by Pati Nagle
“Oh, better not move now, better not take your hand away or the world will fall!”
Rosa turned to see who had spoken, heart pounding with sudden fear. She hadn’t heard anyone approaching, but there was a little old Indian man standing on the trail a couple of steps away.
Black eyes gleamed in his weathered, gnome-like face beneath a cap of silver hair. He wore dusty old baggy trousers and a loose-fitting shirt of a faded dark red. A sash gathered in the shirt at his waist, with beads and a couple of feathers dangling from the ends. At first Rosa thought he had on a knapsack, then she realized he was bent with age.
She relaxed a little. “I didn’t hear you coming.”
“Didn’t hear? Can’t hear? Have to play louder, then, huh.”
He grinned and pulled a wooden flute from his belt, blew a few notes through it, then grinned again. Rosa smiled indulgently.
“Pretty,” he repeated. “Huh.”
He played some more and started dancing, a little shuffling dance back and forth across the trail. Rosa didn’t want to offend him so she waited. He was some old shaman, maybe. He could be here for the same reason she was—to visit the petroglyphs.
He stopped dancing suddenly and pointed his flute at her. “You the only one awake around here. You got to put up your hand or the world will fall!”
“M-me? I’m sorry, Abuelo, I don’t know what you mean.”
He wasn’t smiling any more, and a tiny thread of fear crept back into Rosa’s heart. The old man jabbed his flute toward her with each word.
“You got to pay attention! You got to fight the land-eaters! You got to kill the serpent before it swallows the river!”
Still confused, Rosa shook her head a little. “I can’t fight the land-eaters, Abuelo. They’ve already won.”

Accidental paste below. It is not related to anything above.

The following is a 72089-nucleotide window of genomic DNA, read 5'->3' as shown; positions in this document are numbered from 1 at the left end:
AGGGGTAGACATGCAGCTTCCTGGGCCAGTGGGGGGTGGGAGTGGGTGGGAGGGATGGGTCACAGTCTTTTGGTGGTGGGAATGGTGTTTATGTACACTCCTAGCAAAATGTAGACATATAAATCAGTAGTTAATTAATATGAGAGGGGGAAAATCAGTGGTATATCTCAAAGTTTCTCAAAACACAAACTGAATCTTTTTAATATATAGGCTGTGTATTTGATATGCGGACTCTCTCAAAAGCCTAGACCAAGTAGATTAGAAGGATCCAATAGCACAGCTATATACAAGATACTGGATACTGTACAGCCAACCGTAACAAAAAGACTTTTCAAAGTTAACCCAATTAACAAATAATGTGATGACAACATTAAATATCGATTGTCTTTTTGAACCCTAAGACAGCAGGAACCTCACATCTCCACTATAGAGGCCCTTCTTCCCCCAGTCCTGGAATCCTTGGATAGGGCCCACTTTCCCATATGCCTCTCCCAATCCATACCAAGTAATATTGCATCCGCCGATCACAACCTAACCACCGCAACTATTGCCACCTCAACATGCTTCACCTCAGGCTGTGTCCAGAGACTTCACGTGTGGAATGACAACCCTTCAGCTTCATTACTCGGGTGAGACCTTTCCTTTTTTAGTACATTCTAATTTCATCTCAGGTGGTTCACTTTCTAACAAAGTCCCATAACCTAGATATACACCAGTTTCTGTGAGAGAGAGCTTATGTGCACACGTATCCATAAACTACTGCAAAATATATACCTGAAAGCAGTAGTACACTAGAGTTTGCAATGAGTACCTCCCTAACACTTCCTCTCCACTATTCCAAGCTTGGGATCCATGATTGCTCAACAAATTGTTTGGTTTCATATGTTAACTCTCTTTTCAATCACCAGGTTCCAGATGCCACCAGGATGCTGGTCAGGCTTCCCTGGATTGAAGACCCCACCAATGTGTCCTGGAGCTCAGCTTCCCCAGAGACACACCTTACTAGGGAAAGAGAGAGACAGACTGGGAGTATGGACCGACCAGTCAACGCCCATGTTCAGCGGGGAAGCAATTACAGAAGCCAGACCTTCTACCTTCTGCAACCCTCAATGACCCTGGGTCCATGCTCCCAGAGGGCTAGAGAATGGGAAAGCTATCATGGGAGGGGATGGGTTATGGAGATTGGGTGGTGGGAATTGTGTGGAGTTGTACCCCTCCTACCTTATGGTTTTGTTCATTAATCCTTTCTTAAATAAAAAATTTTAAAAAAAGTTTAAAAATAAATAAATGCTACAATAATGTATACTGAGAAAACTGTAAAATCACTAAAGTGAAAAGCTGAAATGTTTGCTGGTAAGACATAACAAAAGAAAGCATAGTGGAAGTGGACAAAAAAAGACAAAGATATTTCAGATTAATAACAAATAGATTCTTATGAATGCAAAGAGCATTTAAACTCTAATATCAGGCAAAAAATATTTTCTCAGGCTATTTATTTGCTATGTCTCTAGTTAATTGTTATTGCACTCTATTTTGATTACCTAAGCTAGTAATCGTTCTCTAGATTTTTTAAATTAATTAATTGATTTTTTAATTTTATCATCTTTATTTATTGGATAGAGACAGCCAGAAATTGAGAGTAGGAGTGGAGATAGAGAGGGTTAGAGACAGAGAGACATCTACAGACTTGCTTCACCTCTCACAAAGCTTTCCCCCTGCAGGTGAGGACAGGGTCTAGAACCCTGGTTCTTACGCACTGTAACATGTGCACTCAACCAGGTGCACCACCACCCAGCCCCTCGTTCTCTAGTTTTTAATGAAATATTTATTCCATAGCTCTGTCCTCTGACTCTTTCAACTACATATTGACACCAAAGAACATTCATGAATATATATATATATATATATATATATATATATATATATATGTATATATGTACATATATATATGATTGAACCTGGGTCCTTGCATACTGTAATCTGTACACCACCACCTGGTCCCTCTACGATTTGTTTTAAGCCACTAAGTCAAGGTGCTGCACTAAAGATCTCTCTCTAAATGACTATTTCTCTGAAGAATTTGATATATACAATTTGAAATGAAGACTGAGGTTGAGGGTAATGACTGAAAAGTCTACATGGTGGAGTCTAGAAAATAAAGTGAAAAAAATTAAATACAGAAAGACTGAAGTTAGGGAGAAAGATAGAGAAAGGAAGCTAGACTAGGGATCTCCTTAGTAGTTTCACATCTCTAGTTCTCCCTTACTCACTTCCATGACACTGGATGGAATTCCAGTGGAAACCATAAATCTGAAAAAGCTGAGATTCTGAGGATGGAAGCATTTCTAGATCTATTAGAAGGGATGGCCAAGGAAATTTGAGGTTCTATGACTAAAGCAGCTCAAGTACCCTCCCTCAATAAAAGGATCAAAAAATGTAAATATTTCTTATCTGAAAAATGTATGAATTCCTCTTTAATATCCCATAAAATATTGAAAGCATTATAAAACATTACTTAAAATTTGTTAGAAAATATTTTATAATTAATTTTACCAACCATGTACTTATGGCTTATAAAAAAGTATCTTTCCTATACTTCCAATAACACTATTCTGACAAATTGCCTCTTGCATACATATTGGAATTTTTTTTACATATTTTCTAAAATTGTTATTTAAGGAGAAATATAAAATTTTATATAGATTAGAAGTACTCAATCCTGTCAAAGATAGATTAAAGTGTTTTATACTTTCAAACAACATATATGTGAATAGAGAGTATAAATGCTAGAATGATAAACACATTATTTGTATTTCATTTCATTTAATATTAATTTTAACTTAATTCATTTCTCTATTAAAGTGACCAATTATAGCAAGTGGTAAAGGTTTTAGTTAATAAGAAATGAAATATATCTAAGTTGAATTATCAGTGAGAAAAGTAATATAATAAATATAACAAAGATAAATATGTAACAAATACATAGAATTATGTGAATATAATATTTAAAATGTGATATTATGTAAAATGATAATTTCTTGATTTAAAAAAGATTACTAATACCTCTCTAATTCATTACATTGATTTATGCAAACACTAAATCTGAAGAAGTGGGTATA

She glanced at the petroglyphs nearby, the hand and an upside-down person and some giant bird tracks. The old man let out a huff and stomped his foot.
“Not these old rocks, stupid girl! These old rocks already told their story. You got to pay attention or there be no corn for your babies, no gourds to make rattles. Land-eaters gonna turn everything to dust!”
Rosa stared at him, breathing fast, trying not to show her alarm. She didn’t have any babies. What was he talking about?
“You learning medicine. Earth mother needs medicine, big, strong medicine! You got to put up your hand.”
Rosa’s eyes narrowed. He was freaking her out, now. Learning medicine—he must mean her studying with Cruz, but how could he know about that? Who was this old man, anyway, and why had he followed her here?
“Find the dragonfly,” he said, thrusting his chin out aggressively.
There was a dragonfly petroglyph nearby, she knew. Only one on this trail, maybe the only one in the whole park. She glanced up at the rocks above her, looking for it, but she didn’t think it was in this cluster. Maybe it was a little farther along the trail. She looked back down, and the old man was gone.
Rosa stood still, peering along the trail that ran back the way she’d come to her left, forward along the cliff to her right. Both sides led toward the city from the point where she was standing. Both were empty. The old man had disappeared.
Maybe he’d stepped behind a boulder. Maybe he’d decided to sit in the shade a little while. There were thousands of places to hide among the tumbled rocks. It wasn’t that unusual that she’d lost track of him.
Rosa listened, straining to hear the shuffling of his moccasins, but heard nothing. Nothing but the echo of a distant flute on the wind, and that must be in her head.
“Crazy old man,” she muttered, starting to climb back down to the trail.
Pati Nagle has written nineteen novels and two collections of short fiction, besides all the stuff that hasn’t seen print. She was born and raised in the mountains of northern New Mexico and is an avid student of music, history, and humans in general.
Her fiction has appeared in Asimov’s Science Fiction, The Magazine of Fantasy & Science Fiction, Cricket, Cicada, and in anthologies honoring New Mexico writers Jack Williamson and Roger Zelazny. Her fantasy short story “Coyote Ugly” was honored as a finalist for the Theodore Sturgeon Award. She is a founding member of Book View Café.